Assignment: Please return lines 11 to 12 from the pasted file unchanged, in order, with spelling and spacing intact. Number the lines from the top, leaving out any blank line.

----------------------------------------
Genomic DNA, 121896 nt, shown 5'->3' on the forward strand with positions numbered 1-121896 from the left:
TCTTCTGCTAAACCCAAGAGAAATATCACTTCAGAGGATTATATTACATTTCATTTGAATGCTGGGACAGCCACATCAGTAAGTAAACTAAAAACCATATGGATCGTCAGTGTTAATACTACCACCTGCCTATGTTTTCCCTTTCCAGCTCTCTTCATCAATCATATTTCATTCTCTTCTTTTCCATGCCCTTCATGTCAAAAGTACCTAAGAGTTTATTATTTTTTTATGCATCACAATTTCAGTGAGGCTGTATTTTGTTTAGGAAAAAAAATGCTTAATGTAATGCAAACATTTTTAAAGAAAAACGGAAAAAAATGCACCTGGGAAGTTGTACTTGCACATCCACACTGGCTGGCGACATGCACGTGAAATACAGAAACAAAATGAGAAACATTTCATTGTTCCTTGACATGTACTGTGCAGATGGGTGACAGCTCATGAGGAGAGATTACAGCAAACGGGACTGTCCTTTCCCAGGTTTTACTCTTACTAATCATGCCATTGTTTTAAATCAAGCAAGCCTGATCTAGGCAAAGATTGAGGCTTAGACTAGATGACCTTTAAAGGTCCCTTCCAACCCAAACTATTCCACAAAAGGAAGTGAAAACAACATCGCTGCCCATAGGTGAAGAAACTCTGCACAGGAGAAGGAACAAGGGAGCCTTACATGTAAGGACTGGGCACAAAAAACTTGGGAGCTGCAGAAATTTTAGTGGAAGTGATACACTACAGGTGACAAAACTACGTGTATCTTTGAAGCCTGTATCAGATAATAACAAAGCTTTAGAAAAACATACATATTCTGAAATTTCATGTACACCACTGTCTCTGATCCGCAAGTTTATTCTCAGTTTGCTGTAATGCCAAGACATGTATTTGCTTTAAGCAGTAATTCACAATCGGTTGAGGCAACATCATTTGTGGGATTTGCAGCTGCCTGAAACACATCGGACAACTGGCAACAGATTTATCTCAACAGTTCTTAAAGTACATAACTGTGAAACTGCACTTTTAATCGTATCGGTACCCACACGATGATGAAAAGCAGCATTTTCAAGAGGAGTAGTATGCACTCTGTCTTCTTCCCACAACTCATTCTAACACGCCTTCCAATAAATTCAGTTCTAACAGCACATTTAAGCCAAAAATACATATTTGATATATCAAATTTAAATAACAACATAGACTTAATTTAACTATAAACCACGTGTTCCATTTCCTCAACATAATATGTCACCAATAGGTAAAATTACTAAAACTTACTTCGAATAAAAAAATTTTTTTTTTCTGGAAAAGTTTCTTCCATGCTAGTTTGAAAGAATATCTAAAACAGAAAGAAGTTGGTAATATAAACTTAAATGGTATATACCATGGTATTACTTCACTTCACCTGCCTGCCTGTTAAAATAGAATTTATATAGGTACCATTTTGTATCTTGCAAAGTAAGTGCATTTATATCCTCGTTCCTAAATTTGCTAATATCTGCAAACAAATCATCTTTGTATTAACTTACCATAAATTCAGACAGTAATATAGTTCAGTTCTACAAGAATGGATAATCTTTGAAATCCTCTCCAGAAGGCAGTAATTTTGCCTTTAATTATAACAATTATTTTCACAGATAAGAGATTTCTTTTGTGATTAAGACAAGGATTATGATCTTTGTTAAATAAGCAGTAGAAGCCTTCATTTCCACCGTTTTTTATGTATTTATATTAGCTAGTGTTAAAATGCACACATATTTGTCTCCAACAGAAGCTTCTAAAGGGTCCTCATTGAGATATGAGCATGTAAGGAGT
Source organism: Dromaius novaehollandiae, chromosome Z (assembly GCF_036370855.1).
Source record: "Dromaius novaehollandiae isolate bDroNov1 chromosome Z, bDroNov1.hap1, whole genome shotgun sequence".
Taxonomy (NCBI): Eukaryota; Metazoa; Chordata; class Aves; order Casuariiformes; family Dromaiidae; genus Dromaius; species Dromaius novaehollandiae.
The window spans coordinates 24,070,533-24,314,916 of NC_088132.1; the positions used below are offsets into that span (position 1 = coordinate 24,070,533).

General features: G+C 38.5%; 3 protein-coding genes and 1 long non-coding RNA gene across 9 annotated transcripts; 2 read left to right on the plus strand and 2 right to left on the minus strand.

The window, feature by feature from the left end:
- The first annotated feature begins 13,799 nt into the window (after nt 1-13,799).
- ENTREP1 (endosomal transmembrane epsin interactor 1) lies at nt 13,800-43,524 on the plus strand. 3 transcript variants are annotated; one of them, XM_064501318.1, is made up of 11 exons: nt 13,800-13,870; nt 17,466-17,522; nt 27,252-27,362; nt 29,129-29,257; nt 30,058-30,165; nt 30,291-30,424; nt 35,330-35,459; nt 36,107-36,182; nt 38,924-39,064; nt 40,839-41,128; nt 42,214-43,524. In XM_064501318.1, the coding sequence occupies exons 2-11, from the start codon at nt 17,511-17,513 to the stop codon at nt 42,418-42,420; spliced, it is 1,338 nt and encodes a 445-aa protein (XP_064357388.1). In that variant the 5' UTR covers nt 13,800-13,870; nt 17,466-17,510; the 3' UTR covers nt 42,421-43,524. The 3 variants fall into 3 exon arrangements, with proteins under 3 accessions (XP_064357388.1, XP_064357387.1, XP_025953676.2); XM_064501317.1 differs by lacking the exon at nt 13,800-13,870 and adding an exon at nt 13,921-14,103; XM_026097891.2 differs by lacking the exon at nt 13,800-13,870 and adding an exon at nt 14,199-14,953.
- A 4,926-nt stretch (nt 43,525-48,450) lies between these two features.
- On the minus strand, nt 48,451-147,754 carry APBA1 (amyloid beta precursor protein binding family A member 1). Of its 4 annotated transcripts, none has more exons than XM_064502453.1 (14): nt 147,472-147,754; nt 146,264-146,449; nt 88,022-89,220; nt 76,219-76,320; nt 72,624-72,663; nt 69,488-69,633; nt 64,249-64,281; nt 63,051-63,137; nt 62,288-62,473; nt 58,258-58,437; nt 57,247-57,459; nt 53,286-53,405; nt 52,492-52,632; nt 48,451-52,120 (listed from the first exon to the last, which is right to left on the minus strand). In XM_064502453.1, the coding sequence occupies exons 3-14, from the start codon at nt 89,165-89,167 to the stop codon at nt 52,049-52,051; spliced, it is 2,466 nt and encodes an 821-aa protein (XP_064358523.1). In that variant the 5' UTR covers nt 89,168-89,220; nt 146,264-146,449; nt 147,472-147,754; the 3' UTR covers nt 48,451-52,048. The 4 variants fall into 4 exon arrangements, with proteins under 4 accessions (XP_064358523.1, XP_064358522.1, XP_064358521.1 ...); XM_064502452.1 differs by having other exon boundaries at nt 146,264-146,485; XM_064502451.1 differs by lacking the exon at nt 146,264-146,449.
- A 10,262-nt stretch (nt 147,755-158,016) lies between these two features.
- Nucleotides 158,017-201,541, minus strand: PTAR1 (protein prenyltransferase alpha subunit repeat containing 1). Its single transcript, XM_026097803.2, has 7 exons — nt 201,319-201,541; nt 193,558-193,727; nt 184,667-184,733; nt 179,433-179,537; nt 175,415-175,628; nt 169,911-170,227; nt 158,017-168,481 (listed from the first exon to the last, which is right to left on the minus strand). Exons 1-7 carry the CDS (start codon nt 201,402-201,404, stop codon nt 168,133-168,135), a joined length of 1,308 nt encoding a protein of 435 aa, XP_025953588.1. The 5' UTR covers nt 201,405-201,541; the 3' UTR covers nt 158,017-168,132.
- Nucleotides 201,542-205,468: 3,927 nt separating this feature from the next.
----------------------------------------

- A 4,926-nt stretch (nt 43,525-48,450) lies between these two features.
- On the minus strand, nt 48,451-147,754 carry APBA1 (amyloid beta precursor protein binding family A member 1). Of its 4 annotated transcripts, none has more exons than XM_064502453.1 (14): nt 147,472-147,754; nt 146,264-146,449; nt 88,022-89,220; nt 76,219-76,320; nt 72,624-72,663; nt 69,488-69,633; nt 64,249-64,281; nt 63,051-63,137; nt 62,288-62,473; nt 58,258-58,437; nt 57,247-57,459; nt 53,286-53,405; nt 52,492-52,632; nt 48,451-52,120 (listed from the first exon to the last, which is right to left on the minus strand). In XM_064502453.1, the coding sequence occupies exons 3-14, from the start codon at nt 89,165-89,167 to the stop codon at nt 52,049-52,051; spliced, it is 2,466 nt and encodes an 821-aa protein (XP_064358523.1). In that variant the 5' UTR covers nt 89,168-89,220; nt 146,264-146,449; nt 147,472-147,754; the 3' UTR covers nt 48,451-52,048. The 4 variants fall into 4 exon arrangements, with proteins under 4 accessions (XP_064358523.1, XP_064358522.1, XP_064358521.1 ...); XM_064502452.1 differs by having other exon boundaries at nt 146,264-146,485; XM_064502451.1 differs by lacking the exon at nt 146,264-146,449.